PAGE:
So through the first three rounds of the NFL Draft, Bing, originally thought to be a first-round possibility as a strong safety, was not selected.
The Raiders had those same beliefs, but they took Bing anyway. As a linebacker.
A team that has had immense difficulty over the past three seasons in the AFC West dealing with tight ends such as Antonio Gates of San Diego, Tony Gonzalez of Kansas City and anyone the Broncos line up outside a tackle -- not to mention running backs out of the backfield -- decided Bing may be of some help.
"He can play in the box. He's 227 (pounds) so he could easily add another 10 pounds without any problem," Raiders coach Art Shell said. "He can run. He can cover. Those are qualities a linebacker has to have, the ability to stand up in the box, take on tight ends. We've seen that. We'll see that he has an opportunity to do that for us."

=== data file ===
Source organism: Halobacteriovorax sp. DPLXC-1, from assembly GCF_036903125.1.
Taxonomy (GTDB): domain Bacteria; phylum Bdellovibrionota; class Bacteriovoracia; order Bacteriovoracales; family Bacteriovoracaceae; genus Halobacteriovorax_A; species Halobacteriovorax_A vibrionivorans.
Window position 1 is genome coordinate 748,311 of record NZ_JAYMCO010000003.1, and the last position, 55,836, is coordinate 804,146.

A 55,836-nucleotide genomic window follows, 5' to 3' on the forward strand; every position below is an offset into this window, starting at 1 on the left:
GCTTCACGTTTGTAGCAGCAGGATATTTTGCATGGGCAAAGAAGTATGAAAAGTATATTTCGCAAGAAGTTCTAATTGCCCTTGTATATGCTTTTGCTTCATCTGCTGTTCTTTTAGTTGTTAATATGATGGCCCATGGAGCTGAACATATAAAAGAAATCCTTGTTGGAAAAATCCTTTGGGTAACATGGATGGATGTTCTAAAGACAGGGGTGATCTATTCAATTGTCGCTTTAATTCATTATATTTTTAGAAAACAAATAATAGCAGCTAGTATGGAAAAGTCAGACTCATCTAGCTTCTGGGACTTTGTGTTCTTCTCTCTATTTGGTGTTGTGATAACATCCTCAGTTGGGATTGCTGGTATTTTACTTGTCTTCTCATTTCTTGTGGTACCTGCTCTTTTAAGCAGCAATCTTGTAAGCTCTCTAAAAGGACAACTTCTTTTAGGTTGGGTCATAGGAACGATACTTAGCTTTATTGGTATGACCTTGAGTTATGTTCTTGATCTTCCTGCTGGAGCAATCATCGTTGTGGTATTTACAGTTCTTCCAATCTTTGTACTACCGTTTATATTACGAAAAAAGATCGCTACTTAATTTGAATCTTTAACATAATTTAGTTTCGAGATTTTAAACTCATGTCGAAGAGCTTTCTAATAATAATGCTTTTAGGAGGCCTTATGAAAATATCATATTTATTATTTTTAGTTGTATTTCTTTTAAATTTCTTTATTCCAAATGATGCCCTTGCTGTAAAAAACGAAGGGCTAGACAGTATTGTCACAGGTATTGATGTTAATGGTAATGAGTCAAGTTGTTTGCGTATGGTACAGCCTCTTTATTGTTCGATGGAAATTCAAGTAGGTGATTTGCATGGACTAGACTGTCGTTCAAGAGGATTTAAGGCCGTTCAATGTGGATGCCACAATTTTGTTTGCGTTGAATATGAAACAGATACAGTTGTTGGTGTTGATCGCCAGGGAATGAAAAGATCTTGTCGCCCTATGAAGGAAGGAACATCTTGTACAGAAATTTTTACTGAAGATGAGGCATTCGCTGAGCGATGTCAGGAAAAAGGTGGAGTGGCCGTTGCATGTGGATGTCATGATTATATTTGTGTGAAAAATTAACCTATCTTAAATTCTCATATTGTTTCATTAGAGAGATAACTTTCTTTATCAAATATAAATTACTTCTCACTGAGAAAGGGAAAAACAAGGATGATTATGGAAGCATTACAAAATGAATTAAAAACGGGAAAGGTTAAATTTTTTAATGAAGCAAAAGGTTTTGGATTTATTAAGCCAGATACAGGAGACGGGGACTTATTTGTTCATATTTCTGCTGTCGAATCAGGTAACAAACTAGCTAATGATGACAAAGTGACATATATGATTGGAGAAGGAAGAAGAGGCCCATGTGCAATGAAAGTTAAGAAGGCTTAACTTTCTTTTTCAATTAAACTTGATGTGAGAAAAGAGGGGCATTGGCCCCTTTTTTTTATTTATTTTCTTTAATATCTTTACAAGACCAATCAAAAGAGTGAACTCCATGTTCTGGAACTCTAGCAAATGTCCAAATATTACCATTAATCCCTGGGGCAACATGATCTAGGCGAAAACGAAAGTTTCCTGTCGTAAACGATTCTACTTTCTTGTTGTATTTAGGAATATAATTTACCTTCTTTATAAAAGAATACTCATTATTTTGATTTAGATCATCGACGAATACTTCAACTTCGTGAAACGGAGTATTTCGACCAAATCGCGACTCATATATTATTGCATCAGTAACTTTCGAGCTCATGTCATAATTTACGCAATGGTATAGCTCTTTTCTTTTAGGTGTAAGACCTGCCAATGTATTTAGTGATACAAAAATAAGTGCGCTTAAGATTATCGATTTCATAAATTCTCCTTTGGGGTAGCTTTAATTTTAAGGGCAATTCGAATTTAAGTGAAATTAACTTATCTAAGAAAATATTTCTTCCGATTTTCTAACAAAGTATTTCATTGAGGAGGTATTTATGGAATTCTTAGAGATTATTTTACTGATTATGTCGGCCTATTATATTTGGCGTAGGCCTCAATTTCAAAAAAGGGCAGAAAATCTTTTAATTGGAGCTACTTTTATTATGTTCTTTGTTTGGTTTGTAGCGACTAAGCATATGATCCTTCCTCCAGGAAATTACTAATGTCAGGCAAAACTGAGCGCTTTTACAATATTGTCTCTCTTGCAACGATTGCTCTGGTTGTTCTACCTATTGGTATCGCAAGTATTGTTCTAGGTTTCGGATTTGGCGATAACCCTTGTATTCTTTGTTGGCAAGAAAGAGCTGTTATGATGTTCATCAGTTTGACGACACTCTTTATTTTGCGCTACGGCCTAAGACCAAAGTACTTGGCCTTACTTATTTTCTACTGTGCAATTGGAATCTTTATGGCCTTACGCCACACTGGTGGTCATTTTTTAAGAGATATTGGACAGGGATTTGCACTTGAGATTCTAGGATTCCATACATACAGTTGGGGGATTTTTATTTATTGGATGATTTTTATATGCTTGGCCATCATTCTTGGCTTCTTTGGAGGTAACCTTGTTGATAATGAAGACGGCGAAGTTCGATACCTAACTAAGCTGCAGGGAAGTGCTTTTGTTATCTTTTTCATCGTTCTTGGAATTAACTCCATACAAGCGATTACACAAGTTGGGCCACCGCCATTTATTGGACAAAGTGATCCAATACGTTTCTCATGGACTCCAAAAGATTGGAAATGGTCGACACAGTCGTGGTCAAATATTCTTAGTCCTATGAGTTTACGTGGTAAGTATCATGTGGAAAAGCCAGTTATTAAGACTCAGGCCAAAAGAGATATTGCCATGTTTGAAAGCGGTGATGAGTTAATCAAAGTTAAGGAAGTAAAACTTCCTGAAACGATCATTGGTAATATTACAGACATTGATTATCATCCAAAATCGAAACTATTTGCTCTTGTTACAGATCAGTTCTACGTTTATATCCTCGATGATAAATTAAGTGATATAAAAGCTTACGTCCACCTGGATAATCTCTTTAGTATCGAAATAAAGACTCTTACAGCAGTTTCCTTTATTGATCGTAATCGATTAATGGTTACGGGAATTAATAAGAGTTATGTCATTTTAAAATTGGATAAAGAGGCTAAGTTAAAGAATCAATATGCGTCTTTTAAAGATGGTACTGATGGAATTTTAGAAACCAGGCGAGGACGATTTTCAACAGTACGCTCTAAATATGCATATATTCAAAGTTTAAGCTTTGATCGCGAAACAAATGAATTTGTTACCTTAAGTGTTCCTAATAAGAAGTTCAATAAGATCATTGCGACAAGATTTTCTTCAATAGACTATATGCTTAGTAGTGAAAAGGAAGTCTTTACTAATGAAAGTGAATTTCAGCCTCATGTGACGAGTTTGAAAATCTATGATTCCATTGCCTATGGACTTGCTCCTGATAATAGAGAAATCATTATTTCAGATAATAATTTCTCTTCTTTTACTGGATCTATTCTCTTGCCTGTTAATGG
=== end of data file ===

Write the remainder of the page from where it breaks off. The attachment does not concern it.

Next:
Bing, who visited the Raiders prior to the draft, had a feeling he wouldn't be leaving the state to play as a pro. The 49ers were also interested.
"I had an idea I would be in the Bay Area. I wasn't too sure which team it would be," Bing said. "I talked to the coaches who worked me out with the Raiders and they really liked me a lot. I thought I would be in the Bay Area but I didn't know whether it would be the Raiders or Frisco."
"I don't really think that last game had anything to do with anything," Bing said. "I played well in the last game and he played well in the last game. If we had won I don't think it would have made any difference in the NFL draft. The way it happened was the way it happened."